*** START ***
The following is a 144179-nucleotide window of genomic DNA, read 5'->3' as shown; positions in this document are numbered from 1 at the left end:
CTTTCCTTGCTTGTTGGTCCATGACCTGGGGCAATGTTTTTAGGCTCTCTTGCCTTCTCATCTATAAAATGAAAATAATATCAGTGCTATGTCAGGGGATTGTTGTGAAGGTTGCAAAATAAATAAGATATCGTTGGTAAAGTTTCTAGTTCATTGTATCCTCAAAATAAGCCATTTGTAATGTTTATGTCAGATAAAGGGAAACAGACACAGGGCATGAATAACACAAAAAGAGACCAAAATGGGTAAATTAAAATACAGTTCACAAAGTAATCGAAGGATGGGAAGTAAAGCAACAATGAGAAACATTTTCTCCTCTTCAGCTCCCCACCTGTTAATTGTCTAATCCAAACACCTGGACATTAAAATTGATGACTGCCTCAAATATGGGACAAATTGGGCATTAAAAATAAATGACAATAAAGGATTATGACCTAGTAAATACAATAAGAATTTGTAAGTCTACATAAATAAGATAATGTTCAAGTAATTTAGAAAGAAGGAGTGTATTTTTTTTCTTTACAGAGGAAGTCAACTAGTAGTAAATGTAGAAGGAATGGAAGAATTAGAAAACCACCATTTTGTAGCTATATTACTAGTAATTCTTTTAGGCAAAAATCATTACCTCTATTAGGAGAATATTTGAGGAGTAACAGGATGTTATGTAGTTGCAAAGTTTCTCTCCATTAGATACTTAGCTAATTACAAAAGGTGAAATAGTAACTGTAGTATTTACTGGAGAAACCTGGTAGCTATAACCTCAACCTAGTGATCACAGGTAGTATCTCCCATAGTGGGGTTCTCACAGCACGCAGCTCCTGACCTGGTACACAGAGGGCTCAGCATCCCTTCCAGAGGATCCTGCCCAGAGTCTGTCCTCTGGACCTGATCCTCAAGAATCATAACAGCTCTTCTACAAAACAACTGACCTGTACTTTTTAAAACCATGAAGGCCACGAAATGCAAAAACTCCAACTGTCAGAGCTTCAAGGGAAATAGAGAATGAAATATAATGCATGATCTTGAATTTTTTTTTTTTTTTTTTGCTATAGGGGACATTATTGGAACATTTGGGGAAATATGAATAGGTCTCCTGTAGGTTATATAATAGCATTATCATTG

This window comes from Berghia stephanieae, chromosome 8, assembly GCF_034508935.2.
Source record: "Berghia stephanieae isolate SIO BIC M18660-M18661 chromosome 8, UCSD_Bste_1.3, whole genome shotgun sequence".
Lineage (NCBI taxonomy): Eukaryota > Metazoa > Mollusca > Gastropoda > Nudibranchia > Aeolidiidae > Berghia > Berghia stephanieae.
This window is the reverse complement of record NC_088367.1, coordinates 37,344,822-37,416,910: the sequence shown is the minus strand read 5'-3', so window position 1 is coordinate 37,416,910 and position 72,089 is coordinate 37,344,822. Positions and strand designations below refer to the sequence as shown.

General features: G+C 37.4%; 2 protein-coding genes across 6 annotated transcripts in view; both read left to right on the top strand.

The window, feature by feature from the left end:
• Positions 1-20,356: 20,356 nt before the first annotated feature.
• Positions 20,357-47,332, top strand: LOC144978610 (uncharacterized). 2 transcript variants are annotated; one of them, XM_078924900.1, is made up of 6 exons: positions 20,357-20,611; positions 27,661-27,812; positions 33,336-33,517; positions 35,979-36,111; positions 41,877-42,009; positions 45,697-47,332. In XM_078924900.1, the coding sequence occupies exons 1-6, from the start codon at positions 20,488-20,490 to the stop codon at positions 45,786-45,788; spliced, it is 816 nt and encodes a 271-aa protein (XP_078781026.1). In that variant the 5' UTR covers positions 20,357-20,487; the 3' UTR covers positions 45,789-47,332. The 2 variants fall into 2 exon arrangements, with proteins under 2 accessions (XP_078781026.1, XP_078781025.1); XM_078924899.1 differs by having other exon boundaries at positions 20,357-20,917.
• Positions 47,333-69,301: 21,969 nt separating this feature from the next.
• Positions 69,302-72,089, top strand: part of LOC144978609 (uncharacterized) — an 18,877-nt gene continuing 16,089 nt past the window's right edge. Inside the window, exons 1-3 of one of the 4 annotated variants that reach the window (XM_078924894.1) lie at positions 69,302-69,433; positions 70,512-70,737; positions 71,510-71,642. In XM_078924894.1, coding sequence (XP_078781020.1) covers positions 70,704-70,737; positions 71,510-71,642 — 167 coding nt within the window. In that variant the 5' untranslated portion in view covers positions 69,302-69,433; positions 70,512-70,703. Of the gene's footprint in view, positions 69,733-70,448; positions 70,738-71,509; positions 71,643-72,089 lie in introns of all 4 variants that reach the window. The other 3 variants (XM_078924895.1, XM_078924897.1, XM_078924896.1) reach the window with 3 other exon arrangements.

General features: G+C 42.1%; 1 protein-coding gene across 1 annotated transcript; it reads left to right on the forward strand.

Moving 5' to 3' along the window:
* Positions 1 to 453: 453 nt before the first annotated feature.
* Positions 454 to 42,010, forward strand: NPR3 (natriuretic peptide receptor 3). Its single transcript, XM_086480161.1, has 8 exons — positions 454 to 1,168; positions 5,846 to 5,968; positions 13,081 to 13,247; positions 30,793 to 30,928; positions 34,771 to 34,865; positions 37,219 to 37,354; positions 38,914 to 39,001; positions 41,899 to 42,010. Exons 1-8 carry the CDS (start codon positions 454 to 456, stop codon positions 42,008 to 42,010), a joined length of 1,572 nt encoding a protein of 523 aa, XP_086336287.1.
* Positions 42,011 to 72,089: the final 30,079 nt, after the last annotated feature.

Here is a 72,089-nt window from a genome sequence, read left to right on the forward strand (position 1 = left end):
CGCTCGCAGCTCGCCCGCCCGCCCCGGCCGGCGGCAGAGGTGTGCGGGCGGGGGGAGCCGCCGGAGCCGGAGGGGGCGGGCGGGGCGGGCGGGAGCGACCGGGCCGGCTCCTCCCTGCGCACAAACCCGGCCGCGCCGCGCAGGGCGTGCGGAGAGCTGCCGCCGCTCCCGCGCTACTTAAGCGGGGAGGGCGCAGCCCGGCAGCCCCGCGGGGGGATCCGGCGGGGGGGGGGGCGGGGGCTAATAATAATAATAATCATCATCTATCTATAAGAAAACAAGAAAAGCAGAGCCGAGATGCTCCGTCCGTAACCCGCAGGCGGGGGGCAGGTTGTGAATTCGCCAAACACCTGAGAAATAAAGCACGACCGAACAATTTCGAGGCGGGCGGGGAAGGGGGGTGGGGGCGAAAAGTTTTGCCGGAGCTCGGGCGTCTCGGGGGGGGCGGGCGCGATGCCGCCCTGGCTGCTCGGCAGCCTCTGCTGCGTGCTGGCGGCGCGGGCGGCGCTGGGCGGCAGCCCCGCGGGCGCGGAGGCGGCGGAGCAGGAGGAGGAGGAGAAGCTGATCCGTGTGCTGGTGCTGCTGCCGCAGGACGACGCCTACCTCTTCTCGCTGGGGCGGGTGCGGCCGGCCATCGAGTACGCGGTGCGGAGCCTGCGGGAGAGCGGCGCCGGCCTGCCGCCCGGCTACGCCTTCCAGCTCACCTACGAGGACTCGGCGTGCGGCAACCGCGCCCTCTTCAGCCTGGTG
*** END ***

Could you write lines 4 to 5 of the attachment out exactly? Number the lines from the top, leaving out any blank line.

Source record: "Berghia stephanieae isolate SIO BIC M18660-M18661 chromosome 8, UCSD_Bste_1.3, whole genome shotgun sequence".
Lineage (NCBI taxonomy): Eukaryota > Metazoa > Mollusca > Gastropoda > Nudibranchia > Aeolidiidae > Berghia > Berghia stephanieae.